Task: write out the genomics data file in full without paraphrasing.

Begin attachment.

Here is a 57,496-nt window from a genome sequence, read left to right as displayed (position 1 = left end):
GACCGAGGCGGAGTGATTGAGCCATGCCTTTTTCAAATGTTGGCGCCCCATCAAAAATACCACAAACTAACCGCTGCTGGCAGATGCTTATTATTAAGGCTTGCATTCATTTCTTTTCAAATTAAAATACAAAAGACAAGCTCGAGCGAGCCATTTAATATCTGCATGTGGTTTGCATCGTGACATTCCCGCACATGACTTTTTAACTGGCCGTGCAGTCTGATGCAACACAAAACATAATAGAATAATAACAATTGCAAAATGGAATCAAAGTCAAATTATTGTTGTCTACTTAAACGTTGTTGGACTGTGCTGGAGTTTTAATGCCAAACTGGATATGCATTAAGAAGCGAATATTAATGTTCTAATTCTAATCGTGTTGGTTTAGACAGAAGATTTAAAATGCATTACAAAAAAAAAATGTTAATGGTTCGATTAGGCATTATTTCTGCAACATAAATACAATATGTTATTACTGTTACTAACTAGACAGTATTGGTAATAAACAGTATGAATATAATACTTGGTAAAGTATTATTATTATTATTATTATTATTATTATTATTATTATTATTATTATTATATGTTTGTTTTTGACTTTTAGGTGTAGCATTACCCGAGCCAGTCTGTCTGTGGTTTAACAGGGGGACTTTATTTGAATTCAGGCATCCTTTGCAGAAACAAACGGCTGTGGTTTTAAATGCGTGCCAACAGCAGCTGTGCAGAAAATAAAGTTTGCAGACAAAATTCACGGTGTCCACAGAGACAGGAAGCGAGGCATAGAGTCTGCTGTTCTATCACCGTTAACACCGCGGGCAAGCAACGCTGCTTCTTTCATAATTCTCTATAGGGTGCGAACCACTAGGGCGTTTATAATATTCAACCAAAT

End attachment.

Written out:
Here is a 57,496-nt window from a genome sequence, read left to right as displayed (position 1 = left end):
GACCGAGGCGGAGTGATTGAGCCATGCCTTTTTCAAATGTTGGCGCCCCATCAAAAATACCACAAACTAACCGCTGCTGGCAGATGCTTATTATTAAGGCTTGCATTCATTTCTTTTCAAATTAAAATACAAAAGACAAGCTCGAGCGAGCCATTTAATATCTGCATGTGGTTTGCATCGTGACATTCCCGCACATGACTTTTTAACTGGCCGTGCAGTCTGATGCAACACAAAACATAATAGAATAATAACAATTGCAAAATGGAATCAAAGTCAAATTATTGTTGTCTACTTAAACGTTGTTGGACTGTGCTGGAGTTTTAATGCCAAACTGGATATGCATTAAGAAGCGAATATTAATGTTCTAATTCTAATCGTGTTGGTTTAGACAGAAGATTTAAAATGCATTACAAAAAAAAAATGTTAATGGTTCGATTAGGCATTATTTCTGCAACATAAATACAATATGTTATTACTGTTACTAACTAGACAGTATTGGTAATAAACAGTATGAATATAATACTTGGTAAAGTATTATTATTATTATTATTATTATTATTATTATTATTATTATTATTATTATATGTTTGTTTTTGACTTTTAGGTGTAGCATTACCCGAGCCAGTCTGTCTGTGGTTTAACAGGGGGACTTTATTTGAATTCAGGCATCCTTTGCAGAAACAAACGGCTGTGGTTTTAAATGCGTGCCAACAGCAGCTGTGCAGAAAATAAAGTTTGCAGACAAAATTCACGGTGTCCACAGAGACAGGAAGCGAGGCATAGAGTCTGCTGTTCTATCACCGTTAACACCGCGGGCAAGCAACGCTGCTTCTTTCATAATTCTCTATAGGGTGCGAACCACTAGGGCGTTTATAATATTCAACCAAAT